More Realistic, More Targeted:
Spanish in the Professions Revamped with CIBER Funding
In business, the world is getting smaller and smaller. The
With CIBER support, Assistant Professor of Spanish Darcy W. Lear, revamped Spanish 142, “Spanish in the Professions.” The focus of the course used to be on business skills for people working in a Spanish-speaking country. One of three classes that could fulfill the campus foreign language requirement, the course was not fulfilling the needs of its students, many of whom never intended on furthering their Spanish skills. Lear shifted the focus of the course onto language skills in the professional world at a domestic level. “This course meets students’ needs and desires to learn language skills that will be applicable to their future careers,” Lear said. These students are now able to have a better understanding of how to use their basic Spanish skills past their college education.
Course modifications started with the production of a course packet entitled Spanish in the Professions: Bilingualism in the United States, which includes readings from various Spanish periodicals that were provided because of CIBER funding. The financial support also made possible audio and video recordings of bilingual professionals discussing how Spanish has helped them in their careers. The Spanish 142 grammar and language lessons were then built around these real-life narratives.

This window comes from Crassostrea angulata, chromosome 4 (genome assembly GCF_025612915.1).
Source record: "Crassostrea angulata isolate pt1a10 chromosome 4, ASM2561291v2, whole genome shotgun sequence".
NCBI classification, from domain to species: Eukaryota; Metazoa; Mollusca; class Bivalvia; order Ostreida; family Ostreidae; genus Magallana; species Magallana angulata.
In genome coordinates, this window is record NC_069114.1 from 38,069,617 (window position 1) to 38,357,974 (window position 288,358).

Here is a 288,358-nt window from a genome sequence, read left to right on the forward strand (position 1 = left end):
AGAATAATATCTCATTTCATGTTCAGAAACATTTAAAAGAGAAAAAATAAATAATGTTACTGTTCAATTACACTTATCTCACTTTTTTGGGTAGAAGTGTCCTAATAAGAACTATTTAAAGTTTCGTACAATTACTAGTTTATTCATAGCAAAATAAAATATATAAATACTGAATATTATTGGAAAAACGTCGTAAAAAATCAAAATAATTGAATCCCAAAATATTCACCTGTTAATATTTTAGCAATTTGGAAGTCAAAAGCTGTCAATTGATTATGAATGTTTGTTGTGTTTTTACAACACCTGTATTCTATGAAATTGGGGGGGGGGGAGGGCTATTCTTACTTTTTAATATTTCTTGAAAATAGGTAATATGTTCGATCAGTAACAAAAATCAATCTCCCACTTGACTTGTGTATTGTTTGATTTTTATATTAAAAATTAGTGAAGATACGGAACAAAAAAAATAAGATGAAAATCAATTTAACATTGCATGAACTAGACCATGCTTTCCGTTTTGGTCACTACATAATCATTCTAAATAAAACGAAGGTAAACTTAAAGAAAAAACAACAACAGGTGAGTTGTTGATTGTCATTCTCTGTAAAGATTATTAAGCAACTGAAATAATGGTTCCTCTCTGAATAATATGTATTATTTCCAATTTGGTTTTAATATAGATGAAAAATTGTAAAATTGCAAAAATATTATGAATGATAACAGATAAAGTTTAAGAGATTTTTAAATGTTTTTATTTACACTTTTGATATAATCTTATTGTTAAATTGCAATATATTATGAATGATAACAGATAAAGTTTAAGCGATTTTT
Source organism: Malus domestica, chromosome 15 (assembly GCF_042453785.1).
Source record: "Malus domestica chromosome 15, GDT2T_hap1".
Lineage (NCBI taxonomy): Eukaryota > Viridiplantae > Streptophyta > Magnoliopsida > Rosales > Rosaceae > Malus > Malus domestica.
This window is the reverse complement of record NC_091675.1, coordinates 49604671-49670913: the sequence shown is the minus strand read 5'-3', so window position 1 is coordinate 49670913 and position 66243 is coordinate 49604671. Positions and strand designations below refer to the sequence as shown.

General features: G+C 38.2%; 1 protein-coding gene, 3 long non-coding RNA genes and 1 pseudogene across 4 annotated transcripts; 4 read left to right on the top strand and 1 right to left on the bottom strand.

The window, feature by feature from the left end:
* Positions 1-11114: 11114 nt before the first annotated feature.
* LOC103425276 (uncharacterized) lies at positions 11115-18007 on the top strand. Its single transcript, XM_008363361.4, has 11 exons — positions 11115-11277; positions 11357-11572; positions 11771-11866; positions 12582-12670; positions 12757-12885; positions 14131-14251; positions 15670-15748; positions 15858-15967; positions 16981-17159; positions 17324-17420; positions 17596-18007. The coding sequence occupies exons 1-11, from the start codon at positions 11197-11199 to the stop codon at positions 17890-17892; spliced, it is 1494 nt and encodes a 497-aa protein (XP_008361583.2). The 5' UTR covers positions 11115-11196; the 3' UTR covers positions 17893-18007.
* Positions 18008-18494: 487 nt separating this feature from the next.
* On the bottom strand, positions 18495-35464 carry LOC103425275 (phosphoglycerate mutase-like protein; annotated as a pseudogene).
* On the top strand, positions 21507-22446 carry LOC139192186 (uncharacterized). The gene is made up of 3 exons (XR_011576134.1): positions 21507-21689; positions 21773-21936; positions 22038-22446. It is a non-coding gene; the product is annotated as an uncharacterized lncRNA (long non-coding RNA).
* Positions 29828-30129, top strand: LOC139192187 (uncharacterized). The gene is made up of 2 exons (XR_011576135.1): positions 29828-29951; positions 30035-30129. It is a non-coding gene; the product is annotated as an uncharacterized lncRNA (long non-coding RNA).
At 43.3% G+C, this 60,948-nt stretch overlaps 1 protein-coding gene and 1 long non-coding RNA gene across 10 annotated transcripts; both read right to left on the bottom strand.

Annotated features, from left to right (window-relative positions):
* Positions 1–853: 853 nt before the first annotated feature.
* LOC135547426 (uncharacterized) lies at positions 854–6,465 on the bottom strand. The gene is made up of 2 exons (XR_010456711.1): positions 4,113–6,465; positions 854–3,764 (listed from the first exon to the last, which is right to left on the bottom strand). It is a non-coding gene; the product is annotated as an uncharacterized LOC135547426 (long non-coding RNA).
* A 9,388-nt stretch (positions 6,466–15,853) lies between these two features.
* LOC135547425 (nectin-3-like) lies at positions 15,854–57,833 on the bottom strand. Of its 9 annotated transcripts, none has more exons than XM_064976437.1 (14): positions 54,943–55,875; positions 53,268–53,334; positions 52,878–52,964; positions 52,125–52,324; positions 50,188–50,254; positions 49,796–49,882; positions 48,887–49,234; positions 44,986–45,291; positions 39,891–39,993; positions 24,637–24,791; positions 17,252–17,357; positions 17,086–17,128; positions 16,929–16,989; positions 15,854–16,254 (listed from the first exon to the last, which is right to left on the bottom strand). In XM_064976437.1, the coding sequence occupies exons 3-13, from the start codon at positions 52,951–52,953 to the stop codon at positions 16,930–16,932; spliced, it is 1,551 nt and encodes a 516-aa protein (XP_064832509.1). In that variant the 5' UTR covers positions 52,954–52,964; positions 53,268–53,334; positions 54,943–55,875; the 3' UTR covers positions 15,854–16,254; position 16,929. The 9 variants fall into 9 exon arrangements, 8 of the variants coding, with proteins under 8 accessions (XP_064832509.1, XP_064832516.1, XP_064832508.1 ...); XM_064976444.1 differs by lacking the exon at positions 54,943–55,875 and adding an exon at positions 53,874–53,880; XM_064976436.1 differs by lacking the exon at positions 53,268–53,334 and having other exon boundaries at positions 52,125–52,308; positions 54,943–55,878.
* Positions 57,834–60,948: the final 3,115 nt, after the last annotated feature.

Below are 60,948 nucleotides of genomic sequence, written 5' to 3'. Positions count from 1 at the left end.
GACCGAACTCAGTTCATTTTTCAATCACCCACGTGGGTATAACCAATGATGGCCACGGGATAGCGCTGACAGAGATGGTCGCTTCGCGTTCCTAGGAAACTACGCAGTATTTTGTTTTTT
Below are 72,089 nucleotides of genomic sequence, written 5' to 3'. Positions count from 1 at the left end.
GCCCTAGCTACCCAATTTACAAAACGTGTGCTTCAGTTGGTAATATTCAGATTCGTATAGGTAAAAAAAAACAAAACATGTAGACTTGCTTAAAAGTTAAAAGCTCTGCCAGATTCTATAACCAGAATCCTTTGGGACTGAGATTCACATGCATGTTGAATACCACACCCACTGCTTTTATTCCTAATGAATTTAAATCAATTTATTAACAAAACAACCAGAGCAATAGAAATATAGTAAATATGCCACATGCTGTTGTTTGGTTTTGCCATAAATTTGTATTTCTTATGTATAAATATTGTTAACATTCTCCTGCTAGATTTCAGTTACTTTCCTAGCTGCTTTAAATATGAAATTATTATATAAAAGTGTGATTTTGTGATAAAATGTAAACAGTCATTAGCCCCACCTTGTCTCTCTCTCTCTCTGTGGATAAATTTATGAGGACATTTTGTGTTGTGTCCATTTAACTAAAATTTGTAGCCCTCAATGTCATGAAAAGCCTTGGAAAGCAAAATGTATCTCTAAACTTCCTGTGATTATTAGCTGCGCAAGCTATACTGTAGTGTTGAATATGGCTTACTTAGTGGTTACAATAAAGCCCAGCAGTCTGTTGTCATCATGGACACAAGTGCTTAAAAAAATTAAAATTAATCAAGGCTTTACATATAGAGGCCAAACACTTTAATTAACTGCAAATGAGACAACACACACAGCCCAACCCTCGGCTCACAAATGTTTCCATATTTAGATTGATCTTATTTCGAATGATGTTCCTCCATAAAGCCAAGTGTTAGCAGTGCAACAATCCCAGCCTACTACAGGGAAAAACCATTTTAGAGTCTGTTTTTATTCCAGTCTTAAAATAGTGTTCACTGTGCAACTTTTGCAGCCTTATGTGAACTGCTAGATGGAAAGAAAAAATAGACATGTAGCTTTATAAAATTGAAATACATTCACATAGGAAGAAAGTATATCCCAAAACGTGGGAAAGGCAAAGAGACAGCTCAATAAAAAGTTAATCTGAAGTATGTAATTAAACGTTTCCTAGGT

The course has also been technologically enhanced so that half of the students’ coursework is completed online, thereby cutting the amount of classroom time from four hours a week to two. Lear said this allowed the administrators of the Department of Spanish, Italian, and Portuguese to increase the number of sections available without increasing teaching staff. “We were able to increase our numbers from three sections with a total of 66 students to six sections with a total of 122 students,” Lear said. She also anticipates that the number of students this course will be able to reach will continue to climb as demand grows.
Jignesh Amin, a current student in Spanish 142, appreciates how the course emphasizes vocabulary and language skills that can be applicable to his daily and professional life. “I like the fact that they teach how to speak Spanish in today's world, for example teaching us modern terms in Spanish,” Amin said. Other students agree that overall this course has been a positive experience.
Lear hopes to continue in this direction of globalization education, and she is currently working on a 200-level course entitled “Spanish and Entrepreneurship: Language, Culture, and Communities.” For that class, students will go out into the community and use their Spanish to enhance social entrepreneurship.
Lear stresses the importance of a bilingual education in the